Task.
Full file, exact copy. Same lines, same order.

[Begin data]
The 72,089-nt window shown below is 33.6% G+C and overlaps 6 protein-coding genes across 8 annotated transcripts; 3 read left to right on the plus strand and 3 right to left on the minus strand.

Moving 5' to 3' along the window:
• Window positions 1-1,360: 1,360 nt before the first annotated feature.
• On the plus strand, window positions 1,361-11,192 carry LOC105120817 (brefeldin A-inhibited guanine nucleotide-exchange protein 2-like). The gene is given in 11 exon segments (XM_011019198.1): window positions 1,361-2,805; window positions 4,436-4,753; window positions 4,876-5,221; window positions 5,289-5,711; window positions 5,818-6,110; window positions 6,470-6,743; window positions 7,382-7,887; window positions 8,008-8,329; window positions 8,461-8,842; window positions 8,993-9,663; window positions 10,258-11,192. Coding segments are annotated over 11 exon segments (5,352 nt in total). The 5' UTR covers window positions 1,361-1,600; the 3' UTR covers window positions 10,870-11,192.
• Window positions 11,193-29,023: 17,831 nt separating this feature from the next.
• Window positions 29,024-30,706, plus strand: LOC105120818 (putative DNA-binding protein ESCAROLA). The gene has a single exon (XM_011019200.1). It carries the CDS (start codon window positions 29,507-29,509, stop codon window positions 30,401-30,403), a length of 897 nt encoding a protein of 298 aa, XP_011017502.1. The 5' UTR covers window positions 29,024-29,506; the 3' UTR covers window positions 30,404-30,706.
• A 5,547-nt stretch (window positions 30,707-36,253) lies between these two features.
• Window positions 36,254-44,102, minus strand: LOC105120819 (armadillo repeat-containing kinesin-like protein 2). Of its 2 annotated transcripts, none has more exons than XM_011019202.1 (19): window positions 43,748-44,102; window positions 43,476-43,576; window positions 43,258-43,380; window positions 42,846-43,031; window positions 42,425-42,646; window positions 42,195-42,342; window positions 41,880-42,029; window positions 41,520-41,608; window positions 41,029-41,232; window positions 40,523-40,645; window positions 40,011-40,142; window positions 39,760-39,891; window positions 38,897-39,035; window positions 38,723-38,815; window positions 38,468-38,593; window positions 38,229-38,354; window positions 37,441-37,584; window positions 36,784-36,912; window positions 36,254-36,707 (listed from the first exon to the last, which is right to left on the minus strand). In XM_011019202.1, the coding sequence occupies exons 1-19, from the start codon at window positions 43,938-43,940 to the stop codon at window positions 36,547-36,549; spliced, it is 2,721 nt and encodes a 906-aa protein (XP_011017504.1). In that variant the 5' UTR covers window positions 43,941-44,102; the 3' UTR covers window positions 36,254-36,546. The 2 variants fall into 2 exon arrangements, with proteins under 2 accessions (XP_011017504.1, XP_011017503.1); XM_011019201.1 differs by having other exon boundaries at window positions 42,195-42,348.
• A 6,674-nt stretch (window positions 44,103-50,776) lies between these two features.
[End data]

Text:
The 72,089-nt window shown below is 33.6% G+C and overlaps 6 protein-coding genes across 8 annotated transcripts; 3 read left to right on the plus strand and 3 right to left on the minus strand.

Moving 5' to 3' along the window:
• Window positions 1-1,360: 1,360 nt before the first annotated feature.
• On the plus strand, window positions 1,361-11,192 carry LOC105120817 (brefeldin A-inhibited guanine nucleotide-exchange protein 2-like). The gene is given in 11 exon segments (XM_011019198.1): window positions 1,361-2,805; window positions 4,436-4,753; window positions 4,876-5,221; window positions 5,289-5,711; window positions 5,818-6,110; window positions 6,470-6,743; window positions 7,382-7,887; window positions 8,008-8,329; window positions 8,461-8,842; window positions 8,993-9,663; window positions 10,258-11,192. Coding segments are annotated over 11 exon segments (5,352 nt in total). The 5' UTR covers window positions 1,361-1,600; the 3' UTR covers window positions 10,870-11,192.
• Window positions 11,193-29,023: 17,831 nt separating this feature from the next.
• Window positions 29,024-30,706, plus strand: LOC105120818 (putative DNA-binding protein ESCAROLA). The gene has a single exon (XM_011019200.1). It carries the CDS (start codon window positions 29,507-29,509, stop codon window positions 30,401-30,403), a length of 897 nt encoding a protein of 298 aa, XP_011017502.1. The 5' UTR covers window positions 29,024-29,506; the 3' UTR covers window positions 30,404-30,706.
• A 5,547-nt stretch (window positions 30,707-36,253) lies between these two features.
• Window positions 36,254-44,102, minus strand: LOC105120819 (armadillo repeat-containing kinesin-like protein 2). Of its 2 annotated transcripts, none has more exons than XM_011019202.1 (19): window positions 43,748-44,102; window positions 43,476-43,576; window positions 43,258-43,380; window positions 42,846-43,031; window positions 42,425-42,646; window positions 42,195-42,342; window positions 41,880-42,029; window positions 41,520-41,608; window positions 41,029-41,232; window positions 40,523-40,645; window positions 40,011-40,142; window positions 39,760-39,891; window positions 38,897-39,035; window positions 38,723-38,815; window positions 38,468-38,593; window positions 38,229-38,354; window positions 37,441-37,584; window positions 36,784-36,912; window positions 36,254-36,707 (listed from the first exon to the last, which is right to left on the minus strand). In XM_011019202.1, the coding sequence occupies exons 1-19, from the start codon at window positions 43,938-43,940 to the stop codon at window positions 36,547-36,549; spliced, it is 2,721 nt and encodes a 906-aa protein (XP_011017504.1). In that variant the 5' UTR covers window positions 43,941-44,102; the 3' UTR covers window positions 36,254-36,546. The 2 variants fall into 2 exon arrangements, with proteins under 2 accessions (XP_011017504.1, XP_011017503.1); XM_011019201.1 differs by having other exon boundaries at window positions 42,195-42,348.
• A 6,674-nt stretch (window positions 44,103-50,776) lies between these two features.